There’s also an effort to uphold high ethical standards through corporate operations. These social concerns – the S – can include, for example, ensuring that a company doesn’t buy goods and services from exploitative suppliers, or treats its employees well. Or it might entail taking care to hire and retain a diverse workforce and taking steps to reduce social injustices in the communities where a corporation operates.

Companies embracing ESG principles should also have high-quality governance – the G. Governance includes oversight, handled by a competent and qualified board of directors, regarding the hiring and firing of top corporate leaders, executive compensation and any dividends paid to shareholders.

Governance also pertains to whether a company’s leadership operates fairly and responsibly, with transparency and accountability.

Why ESG matters

By 2026, the total amount invested globally according to these principles will nearly double to US$34 trillion from $18.4 trillion in 2021, the accounting firm PwC estimates. However, increasing scrutiny of which investments really qualify as ESG could mean it takes longer to reach that volume.

This corporate concept is becoming a political touchstone in the U.S. because some states, like Florida and Kentucky, arguing that these practices divert from the focus on maximizing profits and can be detrimental to investors by making other considerations a priority, have barred their pension funds from using ESG principles as part of their investment considerations. Some very large asset managers, including BlackRock, aren’t allowed to work with those pension funds anymore.

Many of the arguments against embracing these principles hold that they reduce profits by taking other factors into account. But how do ESG practices affect financial performance?

A team of New York University scholars looked at the results of 1,000 different studies that had sought to answer this question. It found mixed results: Some of the studies found that ESG principles increased returns, others found that they weakened performance, and a third group determined that these principles made no difference at all.

It’s possible that the disparities among results could be due largely to the lack of clarity regarding what counts and does not count as ESG, which has been a long-standing discussion and makes it hard to assess how ESG investments perform.

The NYU scholars also found two consistent results regarding ESG strategies. First, they help protect investors against risks such as losses resulting from the failure of a supply chain due to environmental or geopolitical issues, and they can protect companies from volatility during periods of economic instability and downturns. Second, investors and companies benefit more from ESG strategies in the long term than in the short term.

Luciana Echazú, Associate Dean of Undergraduate Education; Associate Professor of Economics, University of New Hampshire and Diego C. Nocetti, Dean, School of Business; Professor of Economics and Financial Studies, Clarkson University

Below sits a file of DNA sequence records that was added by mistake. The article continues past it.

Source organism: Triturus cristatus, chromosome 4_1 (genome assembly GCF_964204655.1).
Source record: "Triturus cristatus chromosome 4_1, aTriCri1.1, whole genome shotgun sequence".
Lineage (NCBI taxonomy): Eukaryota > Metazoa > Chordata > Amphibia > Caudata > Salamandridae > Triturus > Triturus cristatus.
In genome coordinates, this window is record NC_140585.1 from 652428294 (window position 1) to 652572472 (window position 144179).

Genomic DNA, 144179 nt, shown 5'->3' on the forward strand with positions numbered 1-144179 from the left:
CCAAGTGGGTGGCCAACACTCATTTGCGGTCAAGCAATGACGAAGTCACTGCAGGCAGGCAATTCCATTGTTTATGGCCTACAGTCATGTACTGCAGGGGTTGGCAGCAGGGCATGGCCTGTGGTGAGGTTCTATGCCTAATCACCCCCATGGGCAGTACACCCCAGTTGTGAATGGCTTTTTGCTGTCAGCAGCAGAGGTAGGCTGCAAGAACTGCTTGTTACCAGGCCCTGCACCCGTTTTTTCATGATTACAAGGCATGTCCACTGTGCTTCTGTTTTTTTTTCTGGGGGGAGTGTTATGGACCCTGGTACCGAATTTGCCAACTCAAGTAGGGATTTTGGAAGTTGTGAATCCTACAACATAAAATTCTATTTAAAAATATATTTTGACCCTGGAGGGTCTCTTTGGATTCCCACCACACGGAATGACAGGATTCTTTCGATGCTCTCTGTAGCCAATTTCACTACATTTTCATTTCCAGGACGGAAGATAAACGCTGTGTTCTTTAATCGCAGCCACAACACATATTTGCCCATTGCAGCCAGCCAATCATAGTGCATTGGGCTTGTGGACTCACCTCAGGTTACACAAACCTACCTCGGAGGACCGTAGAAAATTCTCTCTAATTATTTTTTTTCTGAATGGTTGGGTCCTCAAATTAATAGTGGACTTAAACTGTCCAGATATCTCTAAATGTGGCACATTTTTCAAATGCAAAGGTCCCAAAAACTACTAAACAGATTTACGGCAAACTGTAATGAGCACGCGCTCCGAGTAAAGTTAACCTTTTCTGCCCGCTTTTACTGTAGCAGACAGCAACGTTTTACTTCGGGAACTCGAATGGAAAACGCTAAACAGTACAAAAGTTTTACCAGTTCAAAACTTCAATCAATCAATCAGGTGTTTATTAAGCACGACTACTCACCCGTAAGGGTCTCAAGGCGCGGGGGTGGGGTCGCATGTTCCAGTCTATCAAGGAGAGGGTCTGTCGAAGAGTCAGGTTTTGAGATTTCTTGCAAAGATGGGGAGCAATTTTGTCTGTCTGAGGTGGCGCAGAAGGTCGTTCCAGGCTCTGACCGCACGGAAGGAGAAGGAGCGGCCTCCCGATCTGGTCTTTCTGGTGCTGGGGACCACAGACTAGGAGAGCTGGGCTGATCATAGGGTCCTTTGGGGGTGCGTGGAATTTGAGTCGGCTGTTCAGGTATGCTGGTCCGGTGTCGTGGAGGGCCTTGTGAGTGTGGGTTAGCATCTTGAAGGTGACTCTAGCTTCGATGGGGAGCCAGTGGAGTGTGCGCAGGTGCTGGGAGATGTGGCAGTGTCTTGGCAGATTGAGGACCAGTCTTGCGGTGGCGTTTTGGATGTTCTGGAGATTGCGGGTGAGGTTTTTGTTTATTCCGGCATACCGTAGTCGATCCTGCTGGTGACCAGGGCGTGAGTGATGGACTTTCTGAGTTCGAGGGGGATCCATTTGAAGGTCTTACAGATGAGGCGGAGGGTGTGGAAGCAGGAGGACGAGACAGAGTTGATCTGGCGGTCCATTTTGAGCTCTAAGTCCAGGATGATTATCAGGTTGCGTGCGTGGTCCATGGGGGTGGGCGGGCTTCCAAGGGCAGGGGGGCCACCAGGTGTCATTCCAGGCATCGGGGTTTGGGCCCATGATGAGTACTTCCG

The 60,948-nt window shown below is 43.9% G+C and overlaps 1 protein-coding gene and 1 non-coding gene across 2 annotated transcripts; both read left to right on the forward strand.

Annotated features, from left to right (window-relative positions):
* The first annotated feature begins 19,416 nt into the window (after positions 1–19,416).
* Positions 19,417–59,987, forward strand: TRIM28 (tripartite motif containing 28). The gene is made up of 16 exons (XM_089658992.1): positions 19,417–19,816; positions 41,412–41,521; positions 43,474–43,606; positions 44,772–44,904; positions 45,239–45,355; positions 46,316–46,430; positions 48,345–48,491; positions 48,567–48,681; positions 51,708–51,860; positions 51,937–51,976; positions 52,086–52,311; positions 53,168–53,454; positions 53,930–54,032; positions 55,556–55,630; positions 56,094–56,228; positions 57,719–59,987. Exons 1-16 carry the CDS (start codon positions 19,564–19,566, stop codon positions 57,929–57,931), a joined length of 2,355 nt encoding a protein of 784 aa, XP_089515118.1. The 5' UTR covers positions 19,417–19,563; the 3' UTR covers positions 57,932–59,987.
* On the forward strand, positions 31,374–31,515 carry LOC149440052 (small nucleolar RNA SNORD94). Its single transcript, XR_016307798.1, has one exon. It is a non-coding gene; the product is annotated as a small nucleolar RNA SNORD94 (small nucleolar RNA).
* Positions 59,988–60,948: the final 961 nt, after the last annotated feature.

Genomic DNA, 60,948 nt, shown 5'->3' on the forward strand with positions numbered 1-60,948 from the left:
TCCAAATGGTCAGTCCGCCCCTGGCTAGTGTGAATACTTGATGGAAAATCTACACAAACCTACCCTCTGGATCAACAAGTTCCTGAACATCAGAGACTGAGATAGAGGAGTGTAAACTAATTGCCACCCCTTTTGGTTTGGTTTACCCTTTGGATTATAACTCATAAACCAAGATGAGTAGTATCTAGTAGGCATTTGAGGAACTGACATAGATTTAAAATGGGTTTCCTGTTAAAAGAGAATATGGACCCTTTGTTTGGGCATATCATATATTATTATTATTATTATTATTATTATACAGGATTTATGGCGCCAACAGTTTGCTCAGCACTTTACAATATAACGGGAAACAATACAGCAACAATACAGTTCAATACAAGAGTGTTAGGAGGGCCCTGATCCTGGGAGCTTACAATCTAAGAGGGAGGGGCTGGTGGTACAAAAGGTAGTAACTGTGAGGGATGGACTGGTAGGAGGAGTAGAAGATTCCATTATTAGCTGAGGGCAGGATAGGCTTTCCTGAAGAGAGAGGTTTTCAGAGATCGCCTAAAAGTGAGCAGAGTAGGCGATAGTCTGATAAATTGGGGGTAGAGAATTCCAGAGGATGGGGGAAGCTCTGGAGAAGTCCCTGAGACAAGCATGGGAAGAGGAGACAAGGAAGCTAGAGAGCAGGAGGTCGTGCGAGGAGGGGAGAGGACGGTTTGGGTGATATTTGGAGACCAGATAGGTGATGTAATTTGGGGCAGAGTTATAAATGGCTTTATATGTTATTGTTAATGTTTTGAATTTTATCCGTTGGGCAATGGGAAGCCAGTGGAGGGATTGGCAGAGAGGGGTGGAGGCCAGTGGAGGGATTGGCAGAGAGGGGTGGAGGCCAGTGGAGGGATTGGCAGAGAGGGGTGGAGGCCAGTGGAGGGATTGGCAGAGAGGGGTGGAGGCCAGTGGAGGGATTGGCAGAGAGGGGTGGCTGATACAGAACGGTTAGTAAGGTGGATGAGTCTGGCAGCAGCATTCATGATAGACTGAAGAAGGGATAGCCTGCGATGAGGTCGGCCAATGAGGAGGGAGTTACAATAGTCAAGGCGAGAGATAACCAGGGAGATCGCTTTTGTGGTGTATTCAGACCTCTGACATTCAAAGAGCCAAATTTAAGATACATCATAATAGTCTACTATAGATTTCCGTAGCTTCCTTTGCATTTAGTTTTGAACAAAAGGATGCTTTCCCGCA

This article is republished from The Conversation under a Creative Commons license. Read the original article.

How the product passport is set to change the supply chain industry

Read the full story at Supply & Demand Chain Executive.

Sustainability seems to be the current “name of the game” in the manufacturing industry, but several sustainability initiatives have faltered due to a lack of resources required to back them up. A new initiative led by the European Union proposes the idea of “digital product passports” (DPPs) that will revolutionize how consumers and businesses understand their supply chains and significantly aid in implementing sustainability initiatives.

ESG Boycott Legislation in States: Municipal Bond Market Impact

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In more than a dozen states across the country, state legislatures have either passed or have pending bills based on a piece of model legislation developed by the American Legislative Exchange Council known as the “Energy Discrimination Elimination Act.” These bills would essentially pull state funds from investment managers if they are deemed by government officials to be adverse to the oil and gas and coal industries in their investment strategies. Some of the same states – in addition to many others – are considering bills that would similarly punish or blacklist financial firms for including having strong Environmental, Social, and Governance (ESG) standards in their investment strategies.

The legislation has been accompanied by actions at other levels of government, including state executive actions by treasurers and governors, legal action by state attorneys general, and even the threat of federal action in the next Congress. At the tip of the spear of the state efforts to pressure financial institutions away from assessing and acting upon the financial risks of such issues as climate change, gun violence, and workers’ rights is the threat of pulling state funds from their asset managers.

Among many key unknowns associated with these legislative and executive actions are impacts to the residents and taxpayers of the states where they become law. Setting aside the implications of politics interfering in financial decisions, there is the question of how removing major, proven financial companies from the marketplace will affect competition. Restrictions on financial market participants, (and in this analysis we look at large investment banks), alter the outcomes of municipal bond market transactions and modify contractual engagements with state governments. It is therefore of tremendous importance that policymakers, business leaders, and the public have the tools to estimate and anticipate these impacts.